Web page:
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The External Politics of Georgia in 2015

2015 in Georgia was a relatively complex, at the same time a year full of different events. Both in domestic and foreign policy of Armenia's northern neighbor achievements and certain difficulties have been recorded. Let’s briefly refer to what happened in Georgia in 2015.

In 2015, the foreign policy of Georgia was active both in terms of the integration process, and in terms of the development of bilateral relations. With regard to the relations between Georgia and the EU, it should be noted that the key event was held in May in the Riga Summit in the framework of "Eastern Partnership" (EaP), the final document of which summarized also the recorded progress of Georgia and prospects of mutual relations. It is noteworthy that recently the verification process of the Association Agreement of Georgia-EU completed (Belgium was the last EU member states, which verified it), which will let Tbilisi use a number of opportunities arising from the agreement.

In the context of European integration a serious achievement can also be considered the progress recorded in visa liberalization (Georgia with the EU). According to the decision adopted in December by the European Commission, Ukraine and Georgia are ready for a visa-free regime and will get it in early 2016.

In contrast to the EU-Georgia relations, where Tbilisi recorded significant results, it is still early to talk about the desired results in terms of the NATO-Georgia relations. From the point of view of cooperation between Georgia-NATO a significant event of 2015 can be considered the establishment in Georgia together with NATO a Training Center which the Georgian authorities see in the context of the formula "more NATO in Georgia and more Georgia in NATO."

Since the second half of 2015 many officials of different levels began to come up with calls towards NATO (in some cases with a demanding tone) in regard with the prospects of Georgia's membership to the structure. These calls intensified even more after the NATO’s decision on the adoption of Montenegro into the structure. This, seems, formed great expectations both among the public and political circles from the NATO summit to be held in Warsaw in 2016.

Events in the context of Russian-Georgian relations were also quite interesting. Despite the ongoing decrease and increase of tension, overall the positive trend in the relations continued throughout the year. Due to Karasin-Abashidze format, the sides were able to agree on a number of trade-economic and humanitarian issues. In this regard, apparently, the main achievement was the statement of the Russian Foreign Ministry in December on liberalization of visa regime with Georgia, which at the same time does not exclude its removal.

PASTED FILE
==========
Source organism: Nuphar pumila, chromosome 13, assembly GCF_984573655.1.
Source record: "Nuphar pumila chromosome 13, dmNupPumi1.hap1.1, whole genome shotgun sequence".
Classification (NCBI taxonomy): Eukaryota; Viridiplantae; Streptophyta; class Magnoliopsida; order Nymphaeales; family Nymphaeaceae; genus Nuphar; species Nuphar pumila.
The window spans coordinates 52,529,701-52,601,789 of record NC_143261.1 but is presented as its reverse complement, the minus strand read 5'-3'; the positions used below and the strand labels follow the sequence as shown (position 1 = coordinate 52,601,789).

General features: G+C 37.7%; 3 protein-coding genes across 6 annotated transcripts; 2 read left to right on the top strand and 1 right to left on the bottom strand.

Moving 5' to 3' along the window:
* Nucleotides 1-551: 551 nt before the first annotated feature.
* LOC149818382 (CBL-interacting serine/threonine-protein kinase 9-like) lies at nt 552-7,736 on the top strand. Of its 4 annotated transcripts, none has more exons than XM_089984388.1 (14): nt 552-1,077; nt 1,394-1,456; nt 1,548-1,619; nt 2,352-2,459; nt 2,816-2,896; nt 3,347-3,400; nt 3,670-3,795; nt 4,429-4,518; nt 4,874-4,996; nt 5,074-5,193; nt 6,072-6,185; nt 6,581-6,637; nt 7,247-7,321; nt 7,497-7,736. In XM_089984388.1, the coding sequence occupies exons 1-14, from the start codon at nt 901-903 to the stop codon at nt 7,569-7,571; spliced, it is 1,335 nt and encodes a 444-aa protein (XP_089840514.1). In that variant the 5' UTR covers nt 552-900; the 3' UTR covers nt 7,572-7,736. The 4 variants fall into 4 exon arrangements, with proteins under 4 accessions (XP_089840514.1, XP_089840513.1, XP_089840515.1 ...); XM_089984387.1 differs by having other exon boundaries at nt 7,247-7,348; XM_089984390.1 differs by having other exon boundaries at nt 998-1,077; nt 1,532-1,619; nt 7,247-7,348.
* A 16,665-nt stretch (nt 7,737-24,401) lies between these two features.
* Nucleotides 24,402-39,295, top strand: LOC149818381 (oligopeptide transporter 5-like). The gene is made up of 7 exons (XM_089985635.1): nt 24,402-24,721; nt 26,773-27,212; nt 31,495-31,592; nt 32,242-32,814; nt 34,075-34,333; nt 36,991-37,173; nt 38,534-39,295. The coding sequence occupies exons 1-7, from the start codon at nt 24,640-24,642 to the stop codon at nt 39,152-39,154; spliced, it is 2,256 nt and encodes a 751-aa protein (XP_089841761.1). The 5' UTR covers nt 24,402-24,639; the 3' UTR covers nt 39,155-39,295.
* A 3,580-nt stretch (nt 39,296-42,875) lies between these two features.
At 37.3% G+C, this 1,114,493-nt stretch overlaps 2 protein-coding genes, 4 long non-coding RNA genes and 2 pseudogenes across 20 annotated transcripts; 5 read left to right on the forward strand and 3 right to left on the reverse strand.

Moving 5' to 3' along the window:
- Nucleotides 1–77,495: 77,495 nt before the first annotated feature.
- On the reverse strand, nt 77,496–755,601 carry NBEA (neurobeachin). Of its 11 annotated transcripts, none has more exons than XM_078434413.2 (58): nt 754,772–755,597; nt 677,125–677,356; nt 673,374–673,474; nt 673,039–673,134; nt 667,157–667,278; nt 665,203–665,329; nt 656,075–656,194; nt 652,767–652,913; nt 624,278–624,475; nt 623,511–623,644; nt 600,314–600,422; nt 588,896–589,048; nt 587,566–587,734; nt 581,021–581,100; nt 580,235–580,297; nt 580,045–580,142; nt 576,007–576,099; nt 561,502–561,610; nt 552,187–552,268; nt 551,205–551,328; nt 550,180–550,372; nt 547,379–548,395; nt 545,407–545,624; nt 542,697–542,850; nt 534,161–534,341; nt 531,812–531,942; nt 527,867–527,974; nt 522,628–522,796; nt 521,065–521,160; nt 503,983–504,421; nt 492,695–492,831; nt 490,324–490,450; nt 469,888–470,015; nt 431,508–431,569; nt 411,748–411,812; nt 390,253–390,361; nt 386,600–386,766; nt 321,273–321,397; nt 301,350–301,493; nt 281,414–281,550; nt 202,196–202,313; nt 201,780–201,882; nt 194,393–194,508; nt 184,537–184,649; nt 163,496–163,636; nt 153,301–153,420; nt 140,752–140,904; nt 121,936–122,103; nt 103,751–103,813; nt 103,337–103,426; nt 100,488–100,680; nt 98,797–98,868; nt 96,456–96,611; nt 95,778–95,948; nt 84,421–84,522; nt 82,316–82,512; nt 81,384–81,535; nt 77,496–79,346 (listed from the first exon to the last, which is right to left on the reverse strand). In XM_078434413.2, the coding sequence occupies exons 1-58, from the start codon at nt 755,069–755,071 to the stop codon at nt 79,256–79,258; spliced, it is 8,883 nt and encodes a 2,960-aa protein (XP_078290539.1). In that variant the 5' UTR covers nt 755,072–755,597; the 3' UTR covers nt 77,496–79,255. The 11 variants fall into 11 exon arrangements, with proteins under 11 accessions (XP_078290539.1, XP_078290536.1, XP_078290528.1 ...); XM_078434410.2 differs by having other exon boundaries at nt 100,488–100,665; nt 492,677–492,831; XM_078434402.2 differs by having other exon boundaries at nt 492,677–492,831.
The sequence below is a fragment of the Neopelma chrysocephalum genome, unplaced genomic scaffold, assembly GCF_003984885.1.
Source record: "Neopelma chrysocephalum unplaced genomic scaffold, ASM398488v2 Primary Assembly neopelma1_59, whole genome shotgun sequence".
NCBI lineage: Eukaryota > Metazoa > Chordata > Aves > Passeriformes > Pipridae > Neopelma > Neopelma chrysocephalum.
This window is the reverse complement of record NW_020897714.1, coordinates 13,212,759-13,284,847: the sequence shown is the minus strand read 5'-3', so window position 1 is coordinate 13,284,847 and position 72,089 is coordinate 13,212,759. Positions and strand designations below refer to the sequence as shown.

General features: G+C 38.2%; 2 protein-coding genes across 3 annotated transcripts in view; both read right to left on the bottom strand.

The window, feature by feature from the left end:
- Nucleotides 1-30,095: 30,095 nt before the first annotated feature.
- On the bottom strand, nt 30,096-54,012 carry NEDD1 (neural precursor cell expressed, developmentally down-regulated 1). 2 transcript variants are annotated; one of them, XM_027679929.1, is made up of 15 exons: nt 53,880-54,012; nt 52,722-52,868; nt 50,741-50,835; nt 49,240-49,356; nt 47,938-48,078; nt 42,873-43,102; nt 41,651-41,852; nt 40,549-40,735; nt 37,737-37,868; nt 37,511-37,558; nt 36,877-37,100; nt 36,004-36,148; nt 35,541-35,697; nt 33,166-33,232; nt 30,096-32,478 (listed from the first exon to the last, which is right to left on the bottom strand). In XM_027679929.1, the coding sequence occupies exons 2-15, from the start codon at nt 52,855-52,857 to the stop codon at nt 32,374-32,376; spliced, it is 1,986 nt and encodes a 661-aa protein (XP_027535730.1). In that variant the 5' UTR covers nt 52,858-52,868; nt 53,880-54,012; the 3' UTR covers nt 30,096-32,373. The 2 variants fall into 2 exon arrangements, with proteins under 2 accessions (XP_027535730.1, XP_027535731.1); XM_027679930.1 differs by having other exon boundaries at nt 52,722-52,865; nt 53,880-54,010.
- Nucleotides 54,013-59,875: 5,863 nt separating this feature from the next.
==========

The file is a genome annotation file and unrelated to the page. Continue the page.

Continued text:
In terms of development of Armenian-Georgian relations, the year was quite active. The number of mutual visits in 2015 were if not unprecedented, however, quite saturated, which is conditioned by the presence of political will in both sides to deepen relations on the basis of common interests. It is also remarkable that both the Georgian and Armenian authorities understood the importance of using the opportunities offered by the integration processes of both countries. Another interesting fact is that besides a number of bilateral projects, the sides - taking into account the transit potential of both countries - are also taking steps towards the development of multilateral cooperation. A vivid indication of this is signing in Yerevan a quadrilateral - Iran-Armenia-Georgia-Russia - memorandum on cooperation in energy sector.

With Georgia-Azerbaijan, Georgia-Turkey relations, it should be noted that in the context of the axis of Turkey-Georgia-Azerbaijan relations a sustainable development took place in 2015 – the completion of the construction of Baku-Tbilisi-Kars railway, which in 2016 will be put into operation. However, it should be noted that in the second half of this year in Georgia-Azerbaijan relations certain tensions arose conditioned by the decision of Georgia to diversify its gas resources. Not showing any negative attitude, Baku nevertheless, is trying to resolve the problem on the background of political scenes, as it clearly understands that the loss of its monopolistic position in the gas market of Georgia will also mean weakening of its leverage over Tbilisi.

Summarizing the main features of the foreign policy of Georgia in 2015, it can be noted that during the year in a number of areas Tbilisi, thanks to its effective and active policy, in total managed to solve the problems put before it.

 


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